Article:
By Sara Hancock
The more you delve into the world of craft beer (i.e. the more you drink) the more familiar you become with the spectrum of styles and tastes out there in the beer world. Some tastes are good and some not so good and then every once in a while, when a blue moon rises, the magnetic poles reverse, and your house plants die, you get something a little …well …off. Not off in the way I sometimes feel like my hop heavy beers taste like lilac soap but off in the way that your beer smells and tastes like rotting vegetables or rubbing alcohol. Before I took my home brewing course I would have merely written off said ales as crappy beer I don’t like but now I realize that when things go wrong in the brewing process there a specific chemical changes that result in your beer tasting ‘off.’
For those beer drinkers who have not yet transitioned into beer brewers (just you wait, you will get there soon enough) there exist off-flavour kits, which allow you to intentionally contaminate your brew. Yes, I know, I have officially reached Level 8 Beer Geek when I seek out spoiled brew but this can be an amazingly educational endeavour that actually enhances your overall beer drinking lifestyle. Ever send back a beer in a pub? Me neither, mostly because I could not really articulate what was wrong. Think this type of liquid insecurity ever happens to wine geeks with their uber-sophisticated terminology? No, it does not; they can send back a snifter with the best of them. So what are we afraid of beer geeks, get your geek on and learn to embrace the uglier side of beer.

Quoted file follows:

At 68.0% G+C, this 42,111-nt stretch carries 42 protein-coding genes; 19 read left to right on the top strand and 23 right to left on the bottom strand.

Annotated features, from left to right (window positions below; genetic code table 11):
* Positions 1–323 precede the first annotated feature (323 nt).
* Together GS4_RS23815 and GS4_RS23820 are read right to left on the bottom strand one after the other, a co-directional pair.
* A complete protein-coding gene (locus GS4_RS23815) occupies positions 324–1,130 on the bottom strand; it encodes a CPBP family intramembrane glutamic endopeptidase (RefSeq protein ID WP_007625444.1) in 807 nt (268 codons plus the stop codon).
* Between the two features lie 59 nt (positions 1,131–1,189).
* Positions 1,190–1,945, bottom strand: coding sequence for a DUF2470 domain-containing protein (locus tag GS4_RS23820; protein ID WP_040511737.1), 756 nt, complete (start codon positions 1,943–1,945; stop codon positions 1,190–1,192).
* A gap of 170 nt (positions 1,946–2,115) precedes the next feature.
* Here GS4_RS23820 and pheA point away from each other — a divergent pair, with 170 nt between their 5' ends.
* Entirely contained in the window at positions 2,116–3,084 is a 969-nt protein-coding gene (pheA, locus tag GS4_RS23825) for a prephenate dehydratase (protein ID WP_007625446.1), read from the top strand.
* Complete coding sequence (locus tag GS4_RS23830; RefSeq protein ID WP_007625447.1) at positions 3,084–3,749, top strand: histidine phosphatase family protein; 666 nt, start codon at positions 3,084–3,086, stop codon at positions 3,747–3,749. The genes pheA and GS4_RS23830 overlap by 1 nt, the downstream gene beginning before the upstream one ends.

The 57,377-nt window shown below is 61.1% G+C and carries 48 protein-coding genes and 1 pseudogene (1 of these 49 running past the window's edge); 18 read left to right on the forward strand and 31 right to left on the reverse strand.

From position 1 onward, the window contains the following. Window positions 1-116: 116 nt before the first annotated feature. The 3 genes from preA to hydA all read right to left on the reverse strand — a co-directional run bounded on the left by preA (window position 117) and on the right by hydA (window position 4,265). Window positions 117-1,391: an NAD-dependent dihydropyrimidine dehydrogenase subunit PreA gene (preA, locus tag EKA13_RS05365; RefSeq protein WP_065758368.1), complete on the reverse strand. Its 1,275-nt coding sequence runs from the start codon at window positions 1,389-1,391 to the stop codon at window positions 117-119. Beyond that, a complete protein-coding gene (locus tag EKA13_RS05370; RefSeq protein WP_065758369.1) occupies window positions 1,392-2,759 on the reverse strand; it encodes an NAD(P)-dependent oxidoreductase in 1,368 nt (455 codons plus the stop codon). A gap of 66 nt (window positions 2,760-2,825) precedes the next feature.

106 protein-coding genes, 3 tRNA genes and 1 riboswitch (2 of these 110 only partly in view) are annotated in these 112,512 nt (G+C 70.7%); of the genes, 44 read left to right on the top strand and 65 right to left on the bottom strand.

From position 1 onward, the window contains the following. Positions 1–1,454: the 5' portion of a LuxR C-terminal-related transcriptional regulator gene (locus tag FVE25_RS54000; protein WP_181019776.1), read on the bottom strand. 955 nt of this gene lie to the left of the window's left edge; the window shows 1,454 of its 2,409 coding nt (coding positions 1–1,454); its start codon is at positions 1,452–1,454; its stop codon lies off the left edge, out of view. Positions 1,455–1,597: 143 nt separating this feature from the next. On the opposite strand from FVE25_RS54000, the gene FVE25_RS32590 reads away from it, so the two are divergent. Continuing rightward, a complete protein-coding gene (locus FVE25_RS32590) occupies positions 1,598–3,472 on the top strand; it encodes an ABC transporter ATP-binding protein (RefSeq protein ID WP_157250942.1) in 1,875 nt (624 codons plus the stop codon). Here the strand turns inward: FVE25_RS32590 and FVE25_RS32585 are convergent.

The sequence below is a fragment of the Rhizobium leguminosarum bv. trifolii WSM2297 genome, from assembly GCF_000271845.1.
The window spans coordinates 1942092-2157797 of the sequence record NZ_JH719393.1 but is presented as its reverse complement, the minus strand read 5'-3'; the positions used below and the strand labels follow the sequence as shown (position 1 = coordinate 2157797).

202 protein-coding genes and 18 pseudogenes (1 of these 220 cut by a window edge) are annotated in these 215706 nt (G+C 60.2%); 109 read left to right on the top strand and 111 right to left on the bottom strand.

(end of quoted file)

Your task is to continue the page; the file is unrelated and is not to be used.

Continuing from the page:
This diatribe segues nicely into my recent participation at Legacy Liquor Store’s ‘Off-Flavour’ Beer Tasting (luckily not a beer pairing). Graham With from Parallel 49 Brewing was our instructor, and the ever insipid Coors Light was our unfortunate guinea pig. Opting to ease us in with samples of seven potential off-flavours, instead of the palate destroying twenty-one off-flavour kit, we got one control glass of Coors for comparison and then quickly work our way through the seven deadly beer sins.
|OFF FLAVOUR||CHEMICAL NAME||TASTING NOTES||WHAT WENT WRONG?|
|Butter||Diacetyl||Buttery or oilyFlattens out the beer
|Yeast begins to break down the diacetyl after the sugars ferment.|
|Green Apple||Ethyl Acetate||Unripe fruitPungent nose|
|Banana||Isoamyl Acetate||BananasOther fruits||A yeast by-product from too high fermentation temperatureDesired in certain white or wheat beers|
|Creamed Corn and Cabbages||Dimethyl Sulphide (DMS)||Canned vegetables (tin taste)Cabbage
|Skunky (Light Struck)||Rancid noseCorona flavour||Left your beer in the sun too longClear bottles|
|Infected||Band-Aid, plastic, medicinalSour
|Poor sanitation at any stage of the brewing, bottling, tapping or serving|
I found this to be a really great opportunity to taste some of the things that can go wrong with beer. Some of the off-flavours were hard to pin point for me like the Diacetyl but generally it was pretty darn easy to tell when something was wrong. Most often the nose was a dead giveaway with some of the beers becoming so pungent you could barely drink them! Coors Light never tasted better than it did at the end of this evening. One thing that I wanted to ask about was visual changes produced through any of this chemical missteps but the set-up was not very conducive to getting any sense of dialogue going. I really wish this had taken place in a smaller venue where you could get a sense of what your table-mates were tasting/smelling as well. I also wish we had taken a bit more time to go over the different off-flavours, the whole tasting felt hurried. Another issue for me was how applicable this knowledge will be to craft beers, which generally differ significantly in flavour profile from Coors; could I discern green apple in a robust stout or a triple? Will the medicinal qualities of a double IPA negate any canned veg? Nonetheless, very worthwhile event and I think I may just purchase myself one of these kits and replicate the evening with a smaller group of dedicated (and brave) beer geeks.
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This post was written by Sara H. on September 20, 2012